The feedback I got was overwhelmingly positive. JBBK and the recipient of the stamp loved it, and I got some extra PZ Kut in the arrangement.  But more importantly, it sparked an idea in my head. Up until this point the people I knew through letterboxing all carved their own stamps.  No need for my services.  But after this transaction I realized there might be people who weren't confident yet in their carving skills, or they might have friends who were NOT in letterboxing that needed a stamp.  That had never occurred to me before.

Around the same time I had learned about  Now there was a marketplace with low overhead that I could market my work through.  I rapidly researched how to set myself up as a business and get a sales tax number.  By that Fall I opened my etsy shop, and started selling stamps.

The rest is history as they say.  Every time I look at this stamp I think about how this was the one that started me on this journey of JackBear Stamps, and I will always remember it as part of my origin story.

Thursday, September 4, 2014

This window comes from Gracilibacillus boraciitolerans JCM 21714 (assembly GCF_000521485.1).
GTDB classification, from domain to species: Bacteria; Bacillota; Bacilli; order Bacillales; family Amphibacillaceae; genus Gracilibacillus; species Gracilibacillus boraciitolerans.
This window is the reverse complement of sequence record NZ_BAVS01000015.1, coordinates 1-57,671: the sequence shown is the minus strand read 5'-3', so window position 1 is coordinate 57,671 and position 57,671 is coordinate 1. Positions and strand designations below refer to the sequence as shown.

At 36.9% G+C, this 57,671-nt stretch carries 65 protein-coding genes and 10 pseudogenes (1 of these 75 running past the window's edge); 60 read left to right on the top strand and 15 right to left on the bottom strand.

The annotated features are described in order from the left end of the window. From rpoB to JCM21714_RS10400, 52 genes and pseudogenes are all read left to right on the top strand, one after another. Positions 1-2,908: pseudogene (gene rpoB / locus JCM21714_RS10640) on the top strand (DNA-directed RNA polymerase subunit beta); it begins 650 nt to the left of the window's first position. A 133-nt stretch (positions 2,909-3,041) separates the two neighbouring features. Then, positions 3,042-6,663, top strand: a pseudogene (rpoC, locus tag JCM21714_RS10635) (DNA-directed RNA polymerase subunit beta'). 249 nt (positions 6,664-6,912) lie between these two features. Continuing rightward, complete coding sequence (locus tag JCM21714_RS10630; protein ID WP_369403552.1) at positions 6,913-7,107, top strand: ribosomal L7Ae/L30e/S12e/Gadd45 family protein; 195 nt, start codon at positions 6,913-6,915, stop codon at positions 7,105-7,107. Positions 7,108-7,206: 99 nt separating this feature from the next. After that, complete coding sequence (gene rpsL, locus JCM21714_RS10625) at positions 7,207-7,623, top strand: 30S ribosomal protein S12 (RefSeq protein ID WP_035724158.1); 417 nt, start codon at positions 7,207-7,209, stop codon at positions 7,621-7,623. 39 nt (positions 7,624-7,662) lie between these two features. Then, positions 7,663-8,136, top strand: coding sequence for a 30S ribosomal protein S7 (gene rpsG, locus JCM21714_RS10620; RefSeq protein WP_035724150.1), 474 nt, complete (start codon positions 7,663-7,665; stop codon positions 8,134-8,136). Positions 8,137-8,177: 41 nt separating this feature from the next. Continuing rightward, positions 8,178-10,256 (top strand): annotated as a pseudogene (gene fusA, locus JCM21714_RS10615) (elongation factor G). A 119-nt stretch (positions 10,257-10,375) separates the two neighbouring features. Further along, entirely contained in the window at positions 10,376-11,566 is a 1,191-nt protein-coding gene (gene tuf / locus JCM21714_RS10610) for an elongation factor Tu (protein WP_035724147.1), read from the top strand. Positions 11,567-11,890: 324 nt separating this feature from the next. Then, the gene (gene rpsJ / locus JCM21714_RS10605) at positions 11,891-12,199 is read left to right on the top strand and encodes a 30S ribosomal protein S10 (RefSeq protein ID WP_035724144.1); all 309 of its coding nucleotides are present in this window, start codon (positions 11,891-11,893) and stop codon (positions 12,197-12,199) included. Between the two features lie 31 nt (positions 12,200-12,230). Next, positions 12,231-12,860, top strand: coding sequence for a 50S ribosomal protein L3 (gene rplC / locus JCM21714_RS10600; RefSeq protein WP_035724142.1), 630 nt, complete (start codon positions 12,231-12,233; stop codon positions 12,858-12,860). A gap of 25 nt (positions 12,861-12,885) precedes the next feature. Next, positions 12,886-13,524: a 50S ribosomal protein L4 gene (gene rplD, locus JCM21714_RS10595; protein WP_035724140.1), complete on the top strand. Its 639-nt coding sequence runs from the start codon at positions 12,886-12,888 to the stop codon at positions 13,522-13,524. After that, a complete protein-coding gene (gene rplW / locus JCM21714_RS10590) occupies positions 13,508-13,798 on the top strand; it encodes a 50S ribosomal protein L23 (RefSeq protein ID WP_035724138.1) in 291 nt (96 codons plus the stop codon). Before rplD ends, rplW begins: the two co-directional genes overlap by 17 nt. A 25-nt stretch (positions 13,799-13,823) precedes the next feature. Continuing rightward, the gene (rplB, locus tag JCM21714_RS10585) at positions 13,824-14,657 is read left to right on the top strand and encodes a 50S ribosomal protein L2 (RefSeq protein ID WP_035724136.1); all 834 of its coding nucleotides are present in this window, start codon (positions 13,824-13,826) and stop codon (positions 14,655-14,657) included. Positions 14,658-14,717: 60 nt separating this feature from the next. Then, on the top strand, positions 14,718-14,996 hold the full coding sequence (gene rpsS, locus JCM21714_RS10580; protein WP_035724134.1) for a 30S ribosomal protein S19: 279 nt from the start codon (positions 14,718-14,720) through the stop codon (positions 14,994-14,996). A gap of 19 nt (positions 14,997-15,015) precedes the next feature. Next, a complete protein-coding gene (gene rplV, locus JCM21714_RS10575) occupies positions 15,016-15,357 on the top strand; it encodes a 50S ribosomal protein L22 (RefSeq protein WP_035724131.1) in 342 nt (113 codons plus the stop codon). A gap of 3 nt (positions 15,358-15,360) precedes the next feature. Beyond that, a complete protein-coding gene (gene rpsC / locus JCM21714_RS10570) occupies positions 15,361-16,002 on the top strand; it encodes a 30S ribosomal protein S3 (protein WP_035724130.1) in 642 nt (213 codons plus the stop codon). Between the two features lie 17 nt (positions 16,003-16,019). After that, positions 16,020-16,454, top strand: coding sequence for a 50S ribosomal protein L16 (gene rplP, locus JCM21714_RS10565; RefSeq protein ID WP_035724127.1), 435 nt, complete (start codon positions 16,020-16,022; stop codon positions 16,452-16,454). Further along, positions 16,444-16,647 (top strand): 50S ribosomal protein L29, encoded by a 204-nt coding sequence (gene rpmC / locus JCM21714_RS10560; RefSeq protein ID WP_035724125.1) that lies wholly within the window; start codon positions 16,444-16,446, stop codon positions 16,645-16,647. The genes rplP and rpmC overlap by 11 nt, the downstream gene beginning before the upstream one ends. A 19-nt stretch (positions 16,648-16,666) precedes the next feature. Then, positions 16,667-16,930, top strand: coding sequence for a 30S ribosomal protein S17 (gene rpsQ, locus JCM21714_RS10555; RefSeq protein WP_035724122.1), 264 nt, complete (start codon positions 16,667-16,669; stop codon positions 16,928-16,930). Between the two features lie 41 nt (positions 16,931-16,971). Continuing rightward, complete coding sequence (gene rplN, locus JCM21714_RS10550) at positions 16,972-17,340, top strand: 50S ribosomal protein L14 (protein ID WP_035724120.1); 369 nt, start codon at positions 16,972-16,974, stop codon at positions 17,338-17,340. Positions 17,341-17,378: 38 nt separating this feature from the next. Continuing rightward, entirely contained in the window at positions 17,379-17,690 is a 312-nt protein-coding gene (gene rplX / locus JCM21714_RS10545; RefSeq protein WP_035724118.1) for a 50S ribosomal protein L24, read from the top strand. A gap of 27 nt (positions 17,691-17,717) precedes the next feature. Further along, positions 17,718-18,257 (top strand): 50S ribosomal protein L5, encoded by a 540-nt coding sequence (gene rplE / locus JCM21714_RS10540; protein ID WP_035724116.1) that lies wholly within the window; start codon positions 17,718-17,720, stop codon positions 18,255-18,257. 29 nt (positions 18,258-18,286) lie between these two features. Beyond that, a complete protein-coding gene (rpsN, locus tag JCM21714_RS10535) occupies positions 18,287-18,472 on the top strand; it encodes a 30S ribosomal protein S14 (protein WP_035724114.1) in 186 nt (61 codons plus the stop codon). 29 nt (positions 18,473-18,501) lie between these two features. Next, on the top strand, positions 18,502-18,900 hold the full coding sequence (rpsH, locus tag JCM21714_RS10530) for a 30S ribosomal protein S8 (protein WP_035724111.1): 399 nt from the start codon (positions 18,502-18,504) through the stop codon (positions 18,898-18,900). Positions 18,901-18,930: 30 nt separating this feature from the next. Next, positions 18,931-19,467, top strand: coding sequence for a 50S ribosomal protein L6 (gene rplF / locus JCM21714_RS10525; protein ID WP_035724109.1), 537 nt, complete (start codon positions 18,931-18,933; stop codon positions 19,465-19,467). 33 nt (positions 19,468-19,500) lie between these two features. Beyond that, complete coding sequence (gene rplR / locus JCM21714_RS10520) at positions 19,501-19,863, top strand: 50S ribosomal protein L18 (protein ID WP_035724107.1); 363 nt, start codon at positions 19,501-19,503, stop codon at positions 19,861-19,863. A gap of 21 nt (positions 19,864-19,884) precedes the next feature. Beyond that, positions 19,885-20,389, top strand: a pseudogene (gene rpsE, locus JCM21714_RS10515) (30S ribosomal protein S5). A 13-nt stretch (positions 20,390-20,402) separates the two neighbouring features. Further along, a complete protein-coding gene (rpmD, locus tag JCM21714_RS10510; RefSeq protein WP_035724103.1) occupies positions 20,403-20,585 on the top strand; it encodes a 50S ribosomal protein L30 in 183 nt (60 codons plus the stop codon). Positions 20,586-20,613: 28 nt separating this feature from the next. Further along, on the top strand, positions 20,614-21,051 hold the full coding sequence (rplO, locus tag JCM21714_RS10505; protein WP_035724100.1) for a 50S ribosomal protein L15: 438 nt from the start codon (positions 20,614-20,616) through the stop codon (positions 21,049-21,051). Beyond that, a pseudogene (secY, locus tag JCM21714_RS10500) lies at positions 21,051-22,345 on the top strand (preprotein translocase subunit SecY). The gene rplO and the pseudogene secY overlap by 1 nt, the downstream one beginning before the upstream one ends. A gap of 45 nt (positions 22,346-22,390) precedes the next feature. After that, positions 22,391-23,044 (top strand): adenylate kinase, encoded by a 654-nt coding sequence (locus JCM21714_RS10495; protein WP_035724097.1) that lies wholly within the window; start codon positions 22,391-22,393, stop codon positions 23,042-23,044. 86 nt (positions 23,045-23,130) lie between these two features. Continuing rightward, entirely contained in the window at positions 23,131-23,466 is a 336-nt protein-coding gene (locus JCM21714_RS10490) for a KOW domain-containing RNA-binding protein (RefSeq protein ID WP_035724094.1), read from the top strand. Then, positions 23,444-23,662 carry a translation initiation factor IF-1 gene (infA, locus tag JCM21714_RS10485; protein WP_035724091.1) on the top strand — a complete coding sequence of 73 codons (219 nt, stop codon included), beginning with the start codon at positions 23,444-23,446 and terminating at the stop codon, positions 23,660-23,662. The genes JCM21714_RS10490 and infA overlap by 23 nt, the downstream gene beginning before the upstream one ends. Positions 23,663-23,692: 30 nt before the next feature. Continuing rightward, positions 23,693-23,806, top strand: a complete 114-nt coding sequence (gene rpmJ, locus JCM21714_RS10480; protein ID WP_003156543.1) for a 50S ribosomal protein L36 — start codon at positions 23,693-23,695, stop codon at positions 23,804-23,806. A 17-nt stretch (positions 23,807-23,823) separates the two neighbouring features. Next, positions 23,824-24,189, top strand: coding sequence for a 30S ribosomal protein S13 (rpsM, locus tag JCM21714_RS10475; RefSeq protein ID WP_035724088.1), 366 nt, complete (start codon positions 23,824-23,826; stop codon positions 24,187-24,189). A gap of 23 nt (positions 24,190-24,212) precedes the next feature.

New Beginnings - It's time to tell some stories

Three times during the year I get the feeling of "new beginnings": New Year's Day, those early days of spring when the spring flowers start to bloom, and the first days of a new school year.  The last is probably due to years of going through that ritual of going back to school as a child, but even now working at a University I have that feeling with each new incoming class year.

It seems fitting then to do some rebranding at JackBear Stamps.  The first thing I'm rebooting, I just typed. I'm trying to capitalize the B in Bear.  JackBear.  Before, I left it a little b. Does it matter, not really. It's just that it often ended up as Jack Bear, or as JackBear when others transcribed it, so might as well roll with it, instead of Jackbear.  In most of my logos it will be all caps anyway, JACKBEAR.

Next, and this is the big one, I am adopting a new tagline that will define how I market my products. The tagline is "Rubber Stamps with a Story," or "Stamps with a Story."  I felt like my hand carved rubber stamps each had a story to tell.